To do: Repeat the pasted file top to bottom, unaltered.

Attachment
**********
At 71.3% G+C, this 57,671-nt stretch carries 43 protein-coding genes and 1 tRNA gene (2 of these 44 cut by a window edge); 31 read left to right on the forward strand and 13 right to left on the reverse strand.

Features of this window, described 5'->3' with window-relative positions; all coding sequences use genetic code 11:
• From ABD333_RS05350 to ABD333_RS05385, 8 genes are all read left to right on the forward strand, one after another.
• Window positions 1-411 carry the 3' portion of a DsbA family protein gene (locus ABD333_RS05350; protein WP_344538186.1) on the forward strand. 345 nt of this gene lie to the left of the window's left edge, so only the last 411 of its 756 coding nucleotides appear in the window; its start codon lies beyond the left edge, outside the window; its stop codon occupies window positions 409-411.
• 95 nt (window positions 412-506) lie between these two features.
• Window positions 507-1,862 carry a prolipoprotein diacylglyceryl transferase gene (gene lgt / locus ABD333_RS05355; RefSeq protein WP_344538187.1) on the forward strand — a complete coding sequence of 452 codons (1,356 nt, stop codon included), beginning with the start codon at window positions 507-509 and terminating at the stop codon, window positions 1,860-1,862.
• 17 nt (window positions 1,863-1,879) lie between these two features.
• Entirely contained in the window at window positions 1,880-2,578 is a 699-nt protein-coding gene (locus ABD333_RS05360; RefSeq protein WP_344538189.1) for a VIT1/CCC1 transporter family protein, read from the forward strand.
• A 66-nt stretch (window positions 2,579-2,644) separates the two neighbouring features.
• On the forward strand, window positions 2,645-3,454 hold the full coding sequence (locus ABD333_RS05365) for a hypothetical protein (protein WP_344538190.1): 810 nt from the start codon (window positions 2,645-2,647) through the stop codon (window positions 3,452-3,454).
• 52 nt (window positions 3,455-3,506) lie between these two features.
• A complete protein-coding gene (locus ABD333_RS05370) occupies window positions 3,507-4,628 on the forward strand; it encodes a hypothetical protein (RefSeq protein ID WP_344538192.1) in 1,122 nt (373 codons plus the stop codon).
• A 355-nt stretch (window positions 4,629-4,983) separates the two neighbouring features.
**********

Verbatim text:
At 71.3% G+C, this 57,671-nt stretch carries 43 protein-coding genes and 1 tRNA gene (2 of these 44 cut by a window edge); 31 read left to right on the forward strand and 13 right to left on the reverse strand.

Features of this window, described 5'->3' with window-relative positions; all coding sequences use genetic code 11:
• From ABD333_RS05350 to ABD333_RS05385, 8 genes are all read left to right on the forward strand, one after another.
• Window positions 1-411 carry the 3' portion of a DsbA family protein gene (locus ABD333_RS05350; protein WP_344538186.1) on the forward strand. 345 nt of this gene lie to the left of the window's left edge, so only the last 411 of its 756 coding nucleotides appear in the window; its start codon lies beyond the left edge, outside the window; its stop codon occupies window positions 409-411.
• 95 nt (window positions 412-506) lie between these two features.
• Window positions 507-1,862 carry a prolipoprotein diacylglyceryl transferase gene (gene lgt / locus ABD333_RS05355; RefSeq protein WP_344538187.1) on the forward strand — a complete coding sequence of 452 codons (1,356 nt, stop codon included), beginning with the start codon at window positions 507-509 and terminating at the stop codon, window positions 1,860-1,862.
• 17 nt (window positions 1,863-1,879) lie between these two features.
• Entirely contained in the window at window positions 1,880-2,578 is a 699-nt protein-coding gene (locus ABD333_RS05360; RefSeq protein WP_344538189.1) for a VIT1/CCC1 transporter family protein, read from the forward strand.
• A 66-nt stretch (window positions 2,579-2,644) separates the two neighbouring features.
• On the forward strand, window positions 2,645-3,454 hold the full coding sequence (locus ABD333_RS05365) for a hypothetical protein (protein WP_344538190.1): 810 nt from the start codon (window positions 2,645-2,647) through the stop codon (window positions 3,452-3,454).
• 52 nt (window positions 3,455-3,506) lie between these two features.
• A complete protein-coding gene (locus ABD333_RS05370) occupies window positions 3,507-4,628 on the forward strand; it encodes a hypothetical protein (RefSeq protein ID WP_344538192.1) in 1,122 nt (373 codons plus the stop codon).
• A 355-nt stretch (window positions 4,629-4,983) separates the two neighbouring features.